What draws you to a character?

It’s 10.30pm here in the UK so it’s Sam and not Holly posting now. But, like Holly last week, I have a question for all you lovely readers:

What draws you to a character?

I ask this because I am in week 5 of my Writing for Children module, which is part of my MA in Children’s Literature. The study materials ask us first of all to think of a children’s character that we are drawn to, either because we admire them or because they have qualities that intrigue us. We don’t have to like them – they just have to engage so that we want to read about them throughout the entirety of a book. What is it about their personality and their progress through the story that keeps us hooked?

The first character that sprung to my mind was the wonderful Matilda from the book of the same name by Roald Dahl. She is one of my literary heroines (the other being the fantastically eccentric and powerful Pippi Longstocking) because she overcomes the worst possible start in life and redraws her own destiny.

image courtesy of reddit.com, showing Matilda doing what she loves best. Illustrated by Quentin Blake

Born into a family that is as alien to her as, well, a family of aliens, Matilda becomes the saddest possible orphan – she has a family, but one that will not accept her and in fact openly reject her. However, she’s not a weepy victim. As soon as she is able, she’s off to the library to read the work of Dickens, she tries to disobey the family tradition of eating TV dinners in front of the telly and, when her conman father really gets her goat, she turns his hair a hideous peroxide blonde and then superglues his hat to his head. The comedy in these actions prevents the book from descending into tragedy and makes Matilda a more rounded character – as well as being a person who prizes justice and free thought, she also has a very healthy appetite (and talent!) for revenge.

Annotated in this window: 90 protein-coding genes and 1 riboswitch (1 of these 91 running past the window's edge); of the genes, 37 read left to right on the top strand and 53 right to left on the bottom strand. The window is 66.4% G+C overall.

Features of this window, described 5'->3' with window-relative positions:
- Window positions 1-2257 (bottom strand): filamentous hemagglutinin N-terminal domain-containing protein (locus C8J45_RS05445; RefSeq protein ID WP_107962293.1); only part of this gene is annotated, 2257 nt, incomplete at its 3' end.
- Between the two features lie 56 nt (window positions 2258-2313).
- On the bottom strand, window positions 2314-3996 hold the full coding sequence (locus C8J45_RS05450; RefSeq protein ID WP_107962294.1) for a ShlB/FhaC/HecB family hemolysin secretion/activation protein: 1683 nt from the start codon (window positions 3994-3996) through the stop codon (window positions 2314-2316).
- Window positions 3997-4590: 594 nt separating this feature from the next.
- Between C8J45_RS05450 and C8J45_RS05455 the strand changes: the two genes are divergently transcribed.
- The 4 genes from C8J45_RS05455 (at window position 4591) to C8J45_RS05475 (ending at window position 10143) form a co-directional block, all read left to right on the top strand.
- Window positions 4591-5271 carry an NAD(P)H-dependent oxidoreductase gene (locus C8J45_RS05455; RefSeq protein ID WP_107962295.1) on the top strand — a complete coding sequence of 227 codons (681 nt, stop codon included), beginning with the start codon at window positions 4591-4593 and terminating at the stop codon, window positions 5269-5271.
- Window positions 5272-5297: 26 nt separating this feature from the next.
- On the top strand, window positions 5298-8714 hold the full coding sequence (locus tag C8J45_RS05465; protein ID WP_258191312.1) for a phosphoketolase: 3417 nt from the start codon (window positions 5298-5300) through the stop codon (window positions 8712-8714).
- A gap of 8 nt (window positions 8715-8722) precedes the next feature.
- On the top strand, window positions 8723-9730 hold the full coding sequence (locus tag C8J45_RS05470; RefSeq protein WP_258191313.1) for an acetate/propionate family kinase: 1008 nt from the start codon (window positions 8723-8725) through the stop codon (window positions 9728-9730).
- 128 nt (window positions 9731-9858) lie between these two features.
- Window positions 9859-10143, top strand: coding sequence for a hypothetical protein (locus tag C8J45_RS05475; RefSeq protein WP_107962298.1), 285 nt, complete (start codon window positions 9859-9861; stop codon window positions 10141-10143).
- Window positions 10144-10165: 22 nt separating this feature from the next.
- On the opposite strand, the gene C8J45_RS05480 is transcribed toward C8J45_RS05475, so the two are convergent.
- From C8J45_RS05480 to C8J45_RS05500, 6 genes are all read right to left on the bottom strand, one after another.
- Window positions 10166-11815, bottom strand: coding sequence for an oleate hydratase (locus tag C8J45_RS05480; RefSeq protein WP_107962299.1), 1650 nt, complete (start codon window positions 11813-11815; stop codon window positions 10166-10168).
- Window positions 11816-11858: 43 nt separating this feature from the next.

These acts of defiance help Matilda to be more attractive (in my opinion) to the child reader, who roots for her because they see that she will not stand for being disempowered. After all, it would make for very boring and frustrating reading if she just whimpered in a corner and waited to be rescued like some well-known princesses, whose names I shall not mention. Instead, she manages to get herself enrolled in the local school, where she comes upon another tyrant to be overcome – the hideous Miss Trunchbull – through the use of paranormal/supernatural powers.

 

image courtesy of youtube.com, from the film Matilda, featuring the fantastic Pam Ferris

 

At school Matilda also meets the person who will eventually become her true family – the kind but downtrodden Miss Honey. Interestingly, Miss Honey symbolizes the child Matilda could have been had she not rebelled against her parents, and it is Matilda who helps her break free from her life of misery. By the end of the book Matilda has not just saved herself but also her future ‘foster’ parent and created the life she knows she deserves for herself.

In short, Matilda is my character of choice because she:

  • is true to herself, despite what others (mainly her natural family) would prefer her to be